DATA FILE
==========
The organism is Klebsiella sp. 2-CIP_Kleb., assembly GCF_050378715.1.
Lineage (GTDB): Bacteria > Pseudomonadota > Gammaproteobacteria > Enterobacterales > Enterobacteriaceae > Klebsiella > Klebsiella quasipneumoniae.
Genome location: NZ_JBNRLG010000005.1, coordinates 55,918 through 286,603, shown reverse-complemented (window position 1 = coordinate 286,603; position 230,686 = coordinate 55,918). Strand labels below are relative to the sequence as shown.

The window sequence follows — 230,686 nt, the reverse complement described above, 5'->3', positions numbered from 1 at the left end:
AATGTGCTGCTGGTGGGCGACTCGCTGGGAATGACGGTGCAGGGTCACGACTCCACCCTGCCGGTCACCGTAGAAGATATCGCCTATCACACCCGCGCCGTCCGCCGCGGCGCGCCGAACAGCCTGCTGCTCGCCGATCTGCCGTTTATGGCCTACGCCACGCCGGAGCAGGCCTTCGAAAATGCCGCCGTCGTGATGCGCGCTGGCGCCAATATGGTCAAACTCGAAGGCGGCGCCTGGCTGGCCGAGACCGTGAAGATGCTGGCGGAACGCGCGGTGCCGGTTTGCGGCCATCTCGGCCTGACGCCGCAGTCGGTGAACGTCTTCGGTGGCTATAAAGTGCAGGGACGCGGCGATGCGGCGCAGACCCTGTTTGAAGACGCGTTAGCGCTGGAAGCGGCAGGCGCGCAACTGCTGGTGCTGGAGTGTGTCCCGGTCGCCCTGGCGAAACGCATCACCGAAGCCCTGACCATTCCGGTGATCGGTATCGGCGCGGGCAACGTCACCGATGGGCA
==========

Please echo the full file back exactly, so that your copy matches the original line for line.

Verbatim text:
The organism is Klebsiella sp. 2-CIP_Kleb., assembly GCF_050378715.1.
Lineage (GTDB): Bacteria > Pseudomonadota > Gammaproteobacteria > Enterobacterales > Enterobacteriaceae > Klebsiella > Klebsiella quasipneumoniae.
Genome location: NZ_JBNRLG010000005.1, coordinates 55,918 through 286,603, shown reverse-complemented (window position 1 = coordinate 286,603; position 230,686 = coordinate 55,918). Strand labels below are relative to the sequence as shown.

The window sequence follows — 230,686 nt, the reverse complement described above, 5'->3', positions numbered from 1 at the left end:
AATGTGCTGCTGGTGGGCGACTCGCTGGGAATGACGGTGCAGGGTCACGACTCCACCCTGCCGGTCACCGTAGAAGATATCGCCTATCACACCCGCGCCGTCCGCCGCGGCGCGCCGAACAGCCTGCTGCTCGCCGATCTGCCGTTTATGGCCTACGCCACGCCGGAGCAGGCCTTCGAAAATGCCGCCGTCGTGATGCGCGCTGGCGCCAATATGGTCAAACTCGAAGGCGGCGCCTGGCTGGCCGAGACCGTGAAGATGCTGGCGGAACGCGCGGTGCCGGTTTGCGGCCATCTCGGCCTGACGCCGCAGTCGGTGAACGTCTTCGGTGGCTATAAAGTGCAGGGACGCGGCGATGCGGCGCAGACCCTGTTTGAAGACGCGTTAGCGCTGGAAGCGGCAGGCGCGCAACTGCTGGTGCTGGAGTGTGTCCCGGTCGCCCTGGCGAAACGCATCACCGAAGCCCTGACCATTCCGGTGATCGGTATCGGCGCGGGCAACGTCACCGATGGGCA